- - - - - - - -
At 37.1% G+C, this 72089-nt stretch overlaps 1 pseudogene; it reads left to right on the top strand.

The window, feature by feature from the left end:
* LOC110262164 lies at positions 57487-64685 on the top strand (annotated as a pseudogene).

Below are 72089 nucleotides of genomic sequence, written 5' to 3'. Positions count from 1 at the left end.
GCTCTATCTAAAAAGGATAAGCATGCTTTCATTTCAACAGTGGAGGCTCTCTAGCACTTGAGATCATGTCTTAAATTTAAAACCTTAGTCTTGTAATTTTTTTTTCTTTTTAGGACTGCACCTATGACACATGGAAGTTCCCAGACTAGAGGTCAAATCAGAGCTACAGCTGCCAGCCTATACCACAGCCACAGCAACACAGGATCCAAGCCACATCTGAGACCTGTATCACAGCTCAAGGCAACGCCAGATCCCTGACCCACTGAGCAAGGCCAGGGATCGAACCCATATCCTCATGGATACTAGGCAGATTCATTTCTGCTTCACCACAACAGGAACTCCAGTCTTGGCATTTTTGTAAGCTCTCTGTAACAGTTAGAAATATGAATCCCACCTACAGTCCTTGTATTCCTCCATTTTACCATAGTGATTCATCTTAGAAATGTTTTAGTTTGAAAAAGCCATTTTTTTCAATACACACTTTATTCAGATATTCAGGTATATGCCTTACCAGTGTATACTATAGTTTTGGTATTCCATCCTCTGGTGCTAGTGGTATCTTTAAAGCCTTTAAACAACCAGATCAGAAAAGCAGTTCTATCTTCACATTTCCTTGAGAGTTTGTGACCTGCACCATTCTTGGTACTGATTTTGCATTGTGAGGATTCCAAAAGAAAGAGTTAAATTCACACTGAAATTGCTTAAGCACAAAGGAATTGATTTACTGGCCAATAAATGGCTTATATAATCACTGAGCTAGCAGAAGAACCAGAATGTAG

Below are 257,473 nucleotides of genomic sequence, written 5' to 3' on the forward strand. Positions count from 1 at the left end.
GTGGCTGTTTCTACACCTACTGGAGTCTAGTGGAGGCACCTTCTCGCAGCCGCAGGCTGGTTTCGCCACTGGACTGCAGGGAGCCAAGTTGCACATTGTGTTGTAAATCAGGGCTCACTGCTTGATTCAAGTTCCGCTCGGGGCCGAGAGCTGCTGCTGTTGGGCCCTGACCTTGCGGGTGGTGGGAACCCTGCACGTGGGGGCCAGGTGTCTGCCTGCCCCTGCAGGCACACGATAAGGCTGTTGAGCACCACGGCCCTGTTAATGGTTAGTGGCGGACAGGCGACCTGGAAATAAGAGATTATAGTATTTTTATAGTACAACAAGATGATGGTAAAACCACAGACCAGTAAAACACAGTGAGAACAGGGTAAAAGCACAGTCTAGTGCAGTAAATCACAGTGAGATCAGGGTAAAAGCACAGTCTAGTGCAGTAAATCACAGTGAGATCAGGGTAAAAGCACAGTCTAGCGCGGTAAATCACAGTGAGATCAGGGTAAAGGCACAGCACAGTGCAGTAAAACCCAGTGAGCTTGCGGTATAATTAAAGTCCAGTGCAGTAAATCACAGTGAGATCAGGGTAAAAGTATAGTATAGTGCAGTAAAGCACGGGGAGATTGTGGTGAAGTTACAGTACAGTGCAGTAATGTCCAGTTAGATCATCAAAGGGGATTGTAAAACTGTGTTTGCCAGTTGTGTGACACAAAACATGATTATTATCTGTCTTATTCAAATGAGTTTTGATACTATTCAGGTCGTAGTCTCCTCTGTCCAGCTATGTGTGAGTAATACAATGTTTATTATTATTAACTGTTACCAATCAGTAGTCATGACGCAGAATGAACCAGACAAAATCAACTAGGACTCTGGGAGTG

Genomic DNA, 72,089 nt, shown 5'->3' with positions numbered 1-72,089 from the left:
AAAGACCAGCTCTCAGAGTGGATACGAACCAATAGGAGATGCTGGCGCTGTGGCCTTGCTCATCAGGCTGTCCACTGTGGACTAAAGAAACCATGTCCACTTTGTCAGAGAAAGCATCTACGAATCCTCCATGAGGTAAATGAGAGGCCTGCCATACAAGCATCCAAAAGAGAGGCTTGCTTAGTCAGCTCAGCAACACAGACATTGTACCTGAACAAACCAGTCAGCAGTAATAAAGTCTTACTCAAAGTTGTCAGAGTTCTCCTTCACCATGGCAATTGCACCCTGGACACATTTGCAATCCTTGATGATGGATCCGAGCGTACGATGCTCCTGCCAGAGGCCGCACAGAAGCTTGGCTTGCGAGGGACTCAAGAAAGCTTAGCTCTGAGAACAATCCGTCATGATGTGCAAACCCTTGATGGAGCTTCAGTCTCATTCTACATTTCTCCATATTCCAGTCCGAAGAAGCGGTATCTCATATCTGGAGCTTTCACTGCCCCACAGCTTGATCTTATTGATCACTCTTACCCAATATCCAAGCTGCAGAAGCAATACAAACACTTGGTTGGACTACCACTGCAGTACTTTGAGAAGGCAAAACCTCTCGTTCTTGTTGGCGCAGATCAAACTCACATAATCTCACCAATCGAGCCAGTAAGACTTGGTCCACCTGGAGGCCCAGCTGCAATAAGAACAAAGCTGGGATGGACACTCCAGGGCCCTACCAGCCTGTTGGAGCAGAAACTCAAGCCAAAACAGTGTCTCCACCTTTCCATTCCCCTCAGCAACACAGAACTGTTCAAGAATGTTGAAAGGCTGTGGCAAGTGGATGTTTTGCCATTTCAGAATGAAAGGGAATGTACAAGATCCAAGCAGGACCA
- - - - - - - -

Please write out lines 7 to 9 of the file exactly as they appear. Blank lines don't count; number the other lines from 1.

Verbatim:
GTGGCTGTTTCTACACCTACTGGAGTCTAGTGGAGGCACCTTCTCGCAGCCGCAGGCTGGTTTCGCCACTGGACTGCAGGGAGCCAAGTTGCACATTGTGTTGTAAATCAGGGCTCACTGCTTGATTCAAGTTCCGCTCGGGGCCGAGAGCTGCTGCTGTTGGGCCCTGACCTTGCGGGTGGTGGGAACCCTGCACGTGGGGGCCAGGTGTCTGCCTGCCCCTGCAGGCACACGATAAGGCTGTTGAGCACCACGGCCCTGTTAATGGTTAGTGGCGGACAGGCGACCTGGAAATAAGAGATTATAGTATTTTTATAGTACAACAAGATGATGGTAAAACCACAGACCAGTAAAACACAGTGAGAACAGGGTAAAAGCACAGTCTAGTGCAGTAAATCACAGTGAGATCAGGGTAAAAGCACAGTCTAGTGCAGTAAATCACAGTGAGATCAGGGTAAAAGCACAGTCTAGCGCGGTAAATCACAGTGAGATCAGGGTAAAGGCACAGCACAGTGCAGTAAAACCCAGTGAGCTTGCGGTATAATTAAAGTCCAGTGCAGTAAATCACAGTGAGATCAGGGTAAAAGTATAGTATAGTGCAGTAAAGCACGGGGAGATTGTGGTGAAGTTACAGTACAGTGCAGTAATGTCCAGTTAGATCATCAAAGGGGATTGTAAAACTGTGTTTGCCAGTTGTGTGACACAAAACATGATTATTATCTGTCTTATTCAAATGAGTTTTGATACTATTCAGGTCGTAGTCTCCTCTGTCCAGCTATGTGTGAGTAATACAATGTTTATTATTATTAACTGTTACCAATCAGTAGTCATGACGCAGAATGAACCAGACAAAATCAACTAGGACTCTGGGAGTG

Genomic DNA, 72,089 nt, shown 5'->3' with positions numbered 1-72,089 from the left:
AAAGACCAGCTCTCAGAGTGGATACGAACCAATAGGAGATGCTGGCGCTGTGGCCTTGCTCATCAGGCTGTCCACTGTGGACTAAAGAAACCATGTCCACTTTGTCAGAGAAAGCATCTACGAATCCTCCATGAGGTAAATGAGAGGCCTGCCATACAAGCATCCAAAAGAGAGGCTTGCTTAGTCAGCTCAGCAACACAGACATTGTACCTGAACAAACCAGTCAGCAGTAATAAAGTCTTACTCAAAGTTGTCAGAGTTCTCCTTCACCATGGCAATTGCACCCTGGACACATTTGCAATCCTTGATGATGGATCCGAGCGTACGATGCTCCTGCCAGAGGCCGCACAGAAGCTTGGCTTGCGAGGGACTCAAGAAAGCTTAGCTCTGAGAACAATCCGTCATGATGTGCAAACCCTTGATGGAGCTTCAGTCTCATTCTACATTTCTCCATATTCCAGTCCGAAGAAGCGGTATCTCATATCTGGAGCTTTCACTGCCCCACAGCTTGATCTTATTGATCACTCTTACCCAATATCCAAGCTGCAGAAGCAATACAAACACTTGGTTGGACTACCACTGCAGTACTTTGAGAAGGCAAAACCTCTCGTTCTTGTTGGCGCAGATCAAACTCACATAATCTCACCAATCGAGCCAGTAAGACTTGGTCCACCTGGAGGCCCAGCTGCAATAAGAACAAAGCTGGGATGGACACTCCAGGGCCCTACCAGCCTGTTGGAGCAGAAACTCAAGCCAAAACAGTGTCTCCACCTTTCCATTCCCCTCAGCAACACAGAACTGTTCAAGAATGTTGAAAGGCTGTGGCAAGTGGATGTTTTGCCATTTCAGAATGAAAGGGAATGTACAAGATCCAAGCAGGACCA